John Weldon

John Weldon (1676-1736)

The English composer and organist, John Weldon, was born in Chichester and educated at Eton College, where he was a chorister. His musical training included a year as a pupil of Henry Purcell.

Aged only 18, he was appointed organist at New College, Oxford, and later became organist at two London churches, St Bride's in Fleet Street and St Martin-in-the-Fields. In 1708 he succeeded John Blow as organist at the Chapel Royal, where he was later appointed additional composer. He was succeeded in this latter post by William Boyce.

Weldon composed mainly choral and vocal music, both secular and sacred, and he also wrote much music for the theatre. His musical style shows the influence of his teacher, Henry Purcell, but with a notable Italianate flavour.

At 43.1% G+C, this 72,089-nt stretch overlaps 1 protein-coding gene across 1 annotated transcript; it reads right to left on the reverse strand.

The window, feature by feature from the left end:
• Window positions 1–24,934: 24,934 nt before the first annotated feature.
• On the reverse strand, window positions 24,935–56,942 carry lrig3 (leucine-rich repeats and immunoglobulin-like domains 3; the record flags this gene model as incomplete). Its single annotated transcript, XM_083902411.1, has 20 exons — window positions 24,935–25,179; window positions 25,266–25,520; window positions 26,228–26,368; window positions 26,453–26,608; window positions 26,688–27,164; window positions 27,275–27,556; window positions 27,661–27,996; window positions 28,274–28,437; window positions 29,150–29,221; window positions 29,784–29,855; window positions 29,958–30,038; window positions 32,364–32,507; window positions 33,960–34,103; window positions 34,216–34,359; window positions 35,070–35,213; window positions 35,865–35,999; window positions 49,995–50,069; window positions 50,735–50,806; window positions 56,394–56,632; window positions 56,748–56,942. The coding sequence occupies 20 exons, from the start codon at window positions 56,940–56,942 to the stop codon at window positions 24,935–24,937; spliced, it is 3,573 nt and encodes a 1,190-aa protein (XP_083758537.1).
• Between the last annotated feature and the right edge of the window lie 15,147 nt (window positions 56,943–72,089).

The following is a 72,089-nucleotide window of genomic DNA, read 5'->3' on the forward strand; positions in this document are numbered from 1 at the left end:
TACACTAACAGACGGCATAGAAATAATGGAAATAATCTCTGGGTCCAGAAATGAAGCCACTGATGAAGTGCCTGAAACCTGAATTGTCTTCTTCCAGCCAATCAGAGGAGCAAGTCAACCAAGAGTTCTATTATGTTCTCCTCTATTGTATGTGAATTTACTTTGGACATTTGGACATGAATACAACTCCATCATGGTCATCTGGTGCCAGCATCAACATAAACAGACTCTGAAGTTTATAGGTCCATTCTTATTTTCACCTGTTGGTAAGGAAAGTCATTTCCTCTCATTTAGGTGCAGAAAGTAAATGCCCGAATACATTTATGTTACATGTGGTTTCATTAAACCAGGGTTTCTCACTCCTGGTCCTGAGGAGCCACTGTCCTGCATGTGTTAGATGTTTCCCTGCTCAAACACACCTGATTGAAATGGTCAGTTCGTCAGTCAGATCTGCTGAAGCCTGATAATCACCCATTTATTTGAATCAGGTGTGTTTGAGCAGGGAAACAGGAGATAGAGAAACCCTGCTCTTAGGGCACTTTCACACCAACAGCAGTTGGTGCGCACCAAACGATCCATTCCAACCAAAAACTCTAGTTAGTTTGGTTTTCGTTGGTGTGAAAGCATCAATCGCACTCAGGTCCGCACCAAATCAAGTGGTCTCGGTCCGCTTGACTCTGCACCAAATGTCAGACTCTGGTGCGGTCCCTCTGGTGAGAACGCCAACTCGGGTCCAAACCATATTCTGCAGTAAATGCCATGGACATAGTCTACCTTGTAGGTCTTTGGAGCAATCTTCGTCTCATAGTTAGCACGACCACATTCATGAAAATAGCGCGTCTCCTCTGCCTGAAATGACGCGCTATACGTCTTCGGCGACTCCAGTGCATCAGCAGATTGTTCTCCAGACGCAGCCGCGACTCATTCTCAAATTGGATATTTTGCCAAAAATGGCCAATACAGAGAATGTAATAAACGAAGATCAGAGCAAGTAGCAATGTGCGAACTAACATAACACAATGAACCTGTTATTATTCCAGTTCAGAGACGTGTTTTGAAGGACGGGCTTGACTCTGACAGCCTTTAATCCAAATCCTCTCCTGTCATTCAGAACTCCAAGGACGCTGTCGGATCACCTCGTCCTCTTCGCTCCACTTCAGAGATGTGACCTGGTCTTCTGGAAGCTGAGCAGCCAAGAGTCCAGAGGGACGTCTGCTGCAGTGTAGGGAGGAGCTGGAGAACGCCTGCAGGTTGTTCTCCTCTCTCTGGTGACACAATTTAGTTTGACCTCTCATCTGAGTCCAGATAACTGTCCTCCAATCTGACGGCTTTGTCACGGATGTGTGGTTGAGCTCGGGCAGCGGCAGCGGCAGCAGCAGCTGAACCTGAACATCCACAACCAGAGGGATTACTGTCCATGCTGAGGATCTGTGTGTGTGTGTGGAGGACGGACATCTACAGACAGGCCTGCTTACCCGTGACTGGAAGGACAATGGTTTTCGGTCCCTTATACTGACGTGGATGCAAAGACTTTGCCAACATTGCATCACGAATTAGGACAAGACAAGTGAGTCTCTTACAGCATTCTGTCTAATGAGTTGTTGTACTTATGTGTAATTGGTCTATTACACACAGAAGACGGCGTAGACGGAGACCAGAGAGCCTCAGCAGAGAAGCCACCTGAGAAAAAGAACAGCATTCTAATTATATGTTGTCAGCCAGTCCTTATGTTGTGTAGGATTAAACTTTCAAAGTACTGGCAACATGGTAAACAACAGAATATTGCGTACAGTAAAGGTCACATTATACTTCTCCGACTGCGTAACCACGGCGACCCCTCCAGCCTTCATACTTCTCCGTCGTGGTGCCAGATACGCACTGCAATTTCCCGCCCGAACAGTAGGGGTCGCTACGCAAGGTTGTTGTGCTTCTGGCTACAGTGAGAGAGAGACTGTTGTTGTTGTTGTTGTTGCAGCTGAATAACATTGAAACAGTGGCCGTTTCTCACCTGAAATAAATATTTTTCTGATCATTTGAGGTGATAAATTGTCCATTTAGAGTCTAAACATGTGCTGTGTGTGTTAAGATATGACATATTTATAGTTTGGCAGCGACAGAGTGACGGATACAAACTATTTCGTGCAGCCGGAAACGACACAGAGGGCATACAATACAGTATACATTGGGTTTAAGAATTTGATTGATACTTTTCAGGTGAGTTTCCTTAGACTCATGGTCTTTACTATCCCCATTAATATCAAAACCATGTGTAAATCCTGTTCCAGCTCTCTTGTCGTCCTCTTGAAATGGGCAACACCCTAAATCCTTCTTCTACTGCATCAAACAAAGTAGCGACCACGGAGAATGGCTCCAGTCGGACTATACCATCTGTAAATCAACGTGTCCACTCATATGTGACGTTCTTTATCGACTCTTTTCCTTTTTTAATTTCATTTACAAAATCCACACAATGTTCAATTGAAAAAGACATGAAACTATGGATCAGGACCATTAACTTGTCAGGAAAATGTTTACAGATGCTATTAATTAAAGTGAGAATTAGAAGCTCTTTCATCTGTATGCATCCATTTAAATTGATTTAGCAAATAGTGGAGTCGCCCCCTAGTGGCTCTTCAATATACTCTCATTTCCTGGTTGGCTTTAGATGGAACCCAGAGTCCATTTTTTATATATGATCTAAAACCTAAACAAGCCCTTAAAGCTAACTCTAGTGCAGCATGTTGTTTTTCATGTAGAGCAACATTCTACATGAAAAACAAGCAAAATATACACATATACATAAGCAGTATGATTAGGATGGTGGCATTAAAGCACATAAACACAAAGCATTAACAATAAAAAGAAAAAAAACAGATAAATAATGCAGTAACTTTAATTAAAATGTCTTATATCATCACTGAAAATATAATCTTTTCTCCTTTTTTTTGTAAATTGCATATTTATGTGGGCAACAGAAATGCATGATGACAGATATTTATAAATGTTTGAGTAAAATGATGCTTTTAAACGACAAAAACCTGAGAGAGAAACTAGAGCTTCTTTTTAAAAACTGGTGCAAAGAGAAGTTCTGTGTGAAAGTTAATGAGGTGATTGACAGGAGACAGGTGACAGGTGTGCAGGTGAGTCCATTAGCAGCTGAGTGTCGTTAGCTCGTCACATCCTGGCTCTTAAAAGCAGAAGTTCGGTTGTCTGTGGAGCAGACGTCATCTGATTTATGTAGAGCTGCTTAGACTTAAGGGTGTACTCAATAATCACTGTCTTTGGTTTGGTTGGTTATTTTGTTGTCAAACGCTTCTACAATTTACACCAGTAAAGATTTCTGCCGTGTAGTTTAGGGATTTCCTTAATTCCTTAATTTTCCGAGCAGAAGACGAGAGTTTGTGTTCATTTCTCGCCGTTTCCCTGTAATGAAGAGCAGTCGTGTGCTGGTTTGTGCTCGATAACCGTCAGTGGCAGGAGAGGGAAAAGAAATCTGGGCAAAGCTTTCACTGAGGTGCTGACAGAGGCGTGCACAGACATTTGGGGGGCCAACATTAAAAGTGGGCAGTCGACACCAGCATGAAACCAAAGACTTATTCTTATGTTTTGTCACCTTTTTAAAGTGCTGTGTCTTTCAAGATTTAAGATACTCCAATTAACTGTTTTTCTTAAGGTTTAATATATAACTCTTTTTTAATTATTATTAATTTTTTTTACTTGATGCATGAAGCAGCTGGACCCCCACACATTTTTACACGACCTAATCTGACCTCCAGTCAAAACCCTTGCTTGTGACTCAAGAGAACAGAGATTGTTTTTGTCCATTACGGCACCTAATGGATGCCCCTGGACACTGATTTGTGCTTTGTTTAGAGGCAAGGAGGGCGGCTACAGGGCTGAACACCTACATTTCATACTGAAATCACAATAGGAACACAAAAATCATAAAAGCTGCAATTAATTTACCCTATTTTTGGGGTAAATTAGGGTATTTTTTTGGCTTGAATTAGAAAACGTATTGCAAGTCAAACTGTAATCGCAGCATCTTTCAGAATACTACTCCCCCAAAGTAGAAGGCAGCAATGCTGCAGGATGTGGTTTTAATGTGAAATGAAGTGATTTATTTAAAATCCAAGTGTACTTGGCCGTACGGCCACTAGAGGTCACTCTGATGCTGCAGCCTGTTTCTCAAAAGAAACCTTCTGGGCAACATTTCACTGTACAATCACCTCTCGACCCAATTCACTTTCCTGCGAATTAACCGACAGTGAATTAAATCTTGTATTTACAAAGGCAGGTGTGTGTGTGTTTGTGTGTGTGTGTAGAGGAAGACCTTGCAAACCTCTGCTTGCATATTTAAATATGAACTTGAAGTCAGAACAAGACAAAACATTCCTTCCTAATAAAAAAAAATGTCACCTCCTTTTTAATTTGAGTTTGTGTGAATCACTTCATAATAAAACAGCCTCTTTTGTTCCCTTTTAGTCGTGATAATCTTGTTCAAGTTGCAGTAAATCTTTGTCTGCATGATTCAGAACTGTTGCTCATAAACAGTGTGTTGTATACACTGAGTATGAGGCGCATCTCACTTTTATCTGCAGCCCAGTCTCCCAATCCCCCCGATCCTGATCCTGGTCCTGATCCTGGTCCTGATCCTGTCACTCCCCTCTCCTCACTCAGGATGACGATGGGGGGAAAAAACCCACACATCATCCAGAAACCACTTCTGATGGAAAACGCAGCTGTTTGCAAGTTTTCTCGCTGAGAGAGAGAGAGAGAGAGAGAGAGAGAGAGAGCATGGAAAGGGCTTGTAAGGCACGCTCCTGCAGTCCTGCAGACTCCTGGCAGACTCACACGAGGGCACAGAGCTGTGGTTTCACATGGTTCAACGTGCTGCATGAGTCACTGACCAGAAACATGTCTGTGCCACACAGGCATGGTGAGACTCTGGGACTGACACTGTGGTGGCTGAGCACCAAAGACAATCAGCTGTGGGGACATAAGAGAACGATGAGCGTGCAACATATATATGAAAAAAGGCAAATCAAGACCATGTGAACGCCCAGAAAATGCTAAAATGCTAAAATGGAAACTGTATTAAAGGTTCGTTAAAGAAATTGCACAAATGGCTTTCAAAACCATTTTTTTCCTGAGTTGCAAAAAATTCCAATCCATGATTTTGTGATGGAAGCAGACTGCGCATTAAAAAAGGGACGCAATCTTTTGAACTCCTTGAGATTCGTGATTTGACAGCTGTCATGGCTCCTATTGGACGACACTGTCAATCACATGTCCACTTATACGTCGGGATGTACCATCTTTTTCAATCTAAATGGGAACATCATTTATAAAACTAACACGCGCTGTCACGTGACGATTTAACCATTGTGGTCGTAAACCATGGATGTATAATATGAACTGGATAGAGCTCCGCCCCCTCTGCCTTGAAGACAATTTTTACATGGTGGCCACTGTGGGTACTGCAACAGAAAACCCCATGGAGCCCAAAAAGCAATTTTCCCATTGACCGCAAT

In 1716 a performance of The Tempest was advertised with 'all the musick compos'd by Mr Weldon and perform'd compleat, as at the revival of the play', and some scholars now believe that the music to Purcell's semi-opera, The Tempest, was actually Weldon's work.

After a long illness, he died at his home in Downing Street and was buried in the churchyard of St Paul's, Covent Garden. His grandson, Samuel Thomas Champnes, continued the musical tradition by becoming one of Handel's soloists.